Chairman Moore explained that when the duly elected or appointed “magistrates” fail in their sworn duty to uphold the law and safeguard liberty, then any People worthy of the name will bring forth new leaders to act on their behalf. Political sovereignty resides in the whole People under a sovereign God. When oppressed, the People have the right to organize the collective means to defend their interests. Such means derive their legitimacy from a commitment to the welfare of the community. This is a constant theme in Western history and a hallowed principle in English common law. Not only does this right have support in history and politics, it also has theological sanction in the Christian doctrine of “interposition of the lesser magistrate.” That is, when then higher magistrates fail or betray their public trust, lesser magistrates must step forward and “interpose” themselves between the People and the abuses of despotism. This is the basis on which the SNC rightfully claims its moral authority.

A proven, historical model for the SNC comes from America’s own history – the First Continental Congress. The Crown-authorized governors and colonial assemblies were still the “legal” governments at the time. But they represented the exploitative interests of the British ruling class, not the interests of the American people. Colonial Committees of Correspondence appointed delegates to an alternative forum, and delegates met in Philadelphia in April 1774 to represent their States’ interests and voice their grievances.

In keeping with its mission to speak for Southern interests, the SNC debated and passed a number of resolutions called “Remonstrances and Petitions for the Redress of Grievances.” These resolutions petitioned the Federal Government to cease its abuses, usurpations, and unlawful acts in the following areas:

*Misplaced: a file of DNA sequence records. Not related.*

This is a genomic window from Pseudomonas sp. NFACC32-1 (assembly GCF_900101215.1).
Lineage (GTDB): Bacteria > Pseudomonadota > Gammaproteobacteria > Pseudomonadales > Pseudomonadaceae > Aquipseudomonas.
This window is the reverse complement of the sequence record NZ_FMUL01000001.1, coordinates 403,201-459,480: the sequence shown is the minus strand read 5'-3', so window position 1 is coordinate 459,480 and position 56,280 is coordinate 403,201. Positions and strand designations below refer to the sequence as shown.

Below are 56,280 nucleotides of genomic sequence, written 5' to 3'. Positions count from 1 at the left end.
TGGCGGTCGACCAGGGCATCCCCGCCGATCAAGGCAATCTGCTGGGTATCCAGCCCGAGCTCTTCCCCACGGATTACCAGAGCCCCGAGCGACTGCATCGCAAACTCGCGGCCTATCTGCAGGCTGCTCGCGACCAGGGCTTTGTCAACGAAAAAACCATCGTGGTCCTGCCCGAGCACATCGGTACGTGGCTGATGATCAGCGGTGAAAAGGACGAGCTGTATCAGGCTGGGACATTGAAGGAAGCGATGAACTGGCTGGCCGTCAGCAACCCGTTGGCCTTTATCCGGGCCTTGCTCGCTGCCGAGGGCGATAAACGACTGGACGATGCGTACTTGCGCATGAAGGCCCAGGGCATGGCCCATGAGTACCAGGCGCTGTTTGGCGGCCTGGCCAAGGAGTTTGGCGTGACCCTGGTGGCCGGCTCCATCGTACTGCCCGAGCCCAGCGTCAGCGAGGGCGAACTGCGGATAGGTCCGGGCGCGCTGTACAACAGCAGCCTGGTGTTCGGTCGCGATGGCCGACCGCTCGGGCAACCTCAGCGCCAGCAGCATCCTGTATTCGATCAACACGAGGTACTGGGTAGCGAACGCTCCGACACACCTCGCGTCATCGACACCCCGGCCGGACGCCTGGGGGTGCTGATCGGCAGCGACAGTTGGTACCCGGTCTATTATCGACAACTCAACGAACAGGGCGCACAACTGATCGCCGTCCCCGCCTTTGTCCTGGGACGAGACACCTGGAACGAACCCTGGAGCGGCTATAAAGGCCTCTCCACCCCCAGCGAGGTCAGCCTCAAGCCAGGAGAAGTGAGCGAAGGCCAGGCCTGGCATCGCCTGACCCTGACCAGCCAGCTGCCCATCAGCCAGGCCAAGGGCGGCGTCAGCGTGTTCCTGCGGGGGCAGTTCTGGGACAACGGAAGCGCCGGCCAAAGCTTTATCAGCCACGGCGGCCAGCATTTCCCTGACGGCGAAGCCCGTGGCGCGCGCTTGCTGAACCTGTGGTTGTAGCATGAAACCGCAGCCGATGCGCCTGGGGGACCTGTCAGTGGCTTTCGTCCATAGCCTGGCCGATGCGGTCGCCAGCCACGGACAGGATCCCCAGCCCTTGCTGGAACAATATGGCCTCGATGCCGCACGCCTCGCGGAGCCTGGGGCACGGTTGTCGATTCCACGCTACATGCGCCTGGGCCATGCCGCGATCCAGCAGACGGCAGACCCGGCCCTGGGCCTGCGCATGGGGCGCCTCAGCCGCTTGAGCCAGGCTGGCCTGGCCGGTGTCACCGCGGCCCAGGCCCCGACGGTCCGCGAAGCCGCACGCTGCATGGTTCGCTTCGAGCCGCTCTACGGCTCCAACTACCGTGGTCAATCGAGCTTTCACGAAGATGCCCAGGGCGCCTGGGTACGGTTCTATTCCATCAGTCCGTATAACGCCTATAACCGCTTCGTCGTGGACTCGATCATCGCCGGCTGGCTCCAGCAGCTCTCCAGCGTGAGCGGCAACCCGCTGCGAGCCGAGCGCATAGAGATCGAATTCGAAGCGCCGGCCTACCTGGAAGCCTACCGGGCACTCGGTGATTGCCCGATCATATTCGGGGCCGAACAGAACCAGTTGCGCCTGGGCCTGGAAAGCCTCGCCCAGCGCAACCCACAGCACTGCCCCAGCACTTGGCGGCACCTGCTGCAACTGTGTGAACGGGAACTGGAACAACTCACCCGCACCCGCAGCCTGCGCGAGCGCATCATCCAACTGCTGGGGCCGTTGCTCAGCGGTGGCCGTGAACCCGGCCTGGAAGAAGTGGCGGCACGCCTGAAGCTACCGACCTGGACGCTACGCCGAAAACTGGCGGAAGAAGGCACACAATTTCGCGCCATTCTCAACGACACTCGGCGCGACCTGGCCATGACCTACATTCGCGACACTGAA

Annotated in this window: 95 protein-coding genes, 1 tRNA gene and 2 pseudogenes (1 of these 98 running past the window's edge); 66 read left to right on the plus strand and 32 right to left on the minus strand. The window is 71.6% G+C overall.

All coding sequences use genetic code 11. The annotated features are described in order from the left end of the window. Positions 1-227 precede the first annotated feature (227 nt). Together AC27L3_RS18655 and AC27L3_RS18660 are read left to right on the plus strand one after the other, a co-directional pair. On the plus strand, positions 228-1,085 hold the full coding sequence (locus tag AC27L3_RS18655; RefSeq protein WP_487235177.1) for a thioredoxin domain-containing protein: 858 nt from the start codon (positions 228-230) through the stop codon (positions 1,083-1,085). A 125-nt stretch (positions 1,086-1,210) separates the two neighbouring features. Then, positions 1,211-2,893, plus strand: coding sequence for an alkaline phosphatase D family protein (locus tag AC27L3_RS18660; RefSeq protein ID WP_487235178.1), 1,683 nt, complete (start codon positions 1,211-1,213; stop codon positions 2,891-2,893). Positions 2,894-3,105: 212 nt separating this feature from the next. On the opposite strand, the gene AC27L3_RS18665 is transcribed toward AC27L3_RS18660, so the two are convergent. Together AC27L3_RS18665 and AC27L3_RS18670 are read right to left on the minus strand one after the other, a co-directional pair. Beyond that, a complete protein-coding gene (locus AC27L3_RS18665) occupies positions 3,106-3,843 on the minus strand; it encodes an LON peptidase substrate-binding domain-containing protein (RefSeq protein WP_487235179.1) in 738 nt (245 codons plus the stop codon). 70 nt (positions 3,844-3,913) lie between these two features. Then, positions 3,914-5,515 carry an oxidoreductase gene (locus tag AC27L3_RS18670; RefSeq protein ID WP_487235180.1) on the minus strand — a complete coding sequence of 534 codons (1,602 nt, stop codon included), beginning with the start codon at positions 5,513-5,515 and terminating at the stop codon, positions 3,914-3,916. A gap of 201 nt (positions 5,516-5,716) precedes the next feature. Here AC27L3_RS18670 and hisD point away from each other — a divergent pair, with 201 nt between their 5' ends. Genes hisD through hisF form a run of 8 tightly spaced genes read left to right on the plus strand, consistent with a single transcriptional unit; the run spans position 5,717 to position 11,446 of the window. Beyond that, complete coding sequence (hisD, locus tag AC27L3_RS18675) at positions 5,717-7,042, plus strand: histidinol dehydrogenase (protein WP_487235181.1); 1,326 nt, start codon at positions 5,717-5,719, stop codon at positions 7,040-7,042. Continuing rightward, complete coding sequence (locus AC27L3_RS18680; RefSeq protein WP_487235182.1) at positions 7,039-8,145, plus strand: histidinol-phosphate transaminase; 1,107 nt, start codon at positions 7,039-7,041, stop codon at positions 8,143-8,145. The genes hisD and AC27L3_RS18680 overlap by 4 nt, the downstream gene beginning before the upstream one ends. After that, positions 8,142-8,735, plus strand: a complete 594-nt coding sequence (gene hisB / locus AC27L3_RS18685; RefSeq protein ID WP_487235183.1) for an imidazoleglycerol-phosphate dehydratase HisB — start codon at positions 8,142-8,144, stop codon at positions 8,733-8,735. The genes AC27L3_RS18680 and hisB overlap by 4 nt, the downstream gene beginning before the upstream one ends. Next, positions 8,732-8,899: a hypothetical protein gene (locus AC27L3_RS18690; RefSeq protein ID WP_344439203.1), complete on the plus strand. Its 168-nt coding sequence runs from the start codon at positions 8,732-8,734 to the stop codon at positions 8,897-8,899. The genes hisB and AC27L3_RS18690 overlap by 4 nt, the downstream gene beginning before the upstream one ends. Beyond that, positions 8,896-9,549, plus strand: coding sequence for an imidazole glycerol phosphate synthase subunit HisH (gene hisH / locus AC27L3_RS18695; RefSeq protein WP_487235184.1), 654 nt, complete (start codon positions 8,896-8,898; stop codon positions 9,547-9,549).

Failure to secure the borders and promoting of mass immigration that threatens to overwhelm our communities;

Just law, protection of liberty, and the threat of rogue government;

Just war and lawful defense, including proper (Constitutional) declaration of war;

Southern agriculture and the rights of smallholders vs. corporate agribusiness;

Sound money, economic policy, and Government crimes against our livelihoods;

States’ sovereignty over their natural resources, especially along the Gulf Coast;

The individual citizen’s unalienable right of armed self-defense.

The debates on these measures were marked by an unusual degree of knowledge, insight, dignity, public-spiritedness, and respect for the views of others. And there were dissenting views.

Internationally respected author and President of the Middlebury Institute, Kirkpatrick Sale, was a South Carolina Delegate. Mr. Sale noted that, “It was an audacious move to try to create a new political voice for the South for the first time in a century-and-a-half, but you brought it off, and with dignity and authority.”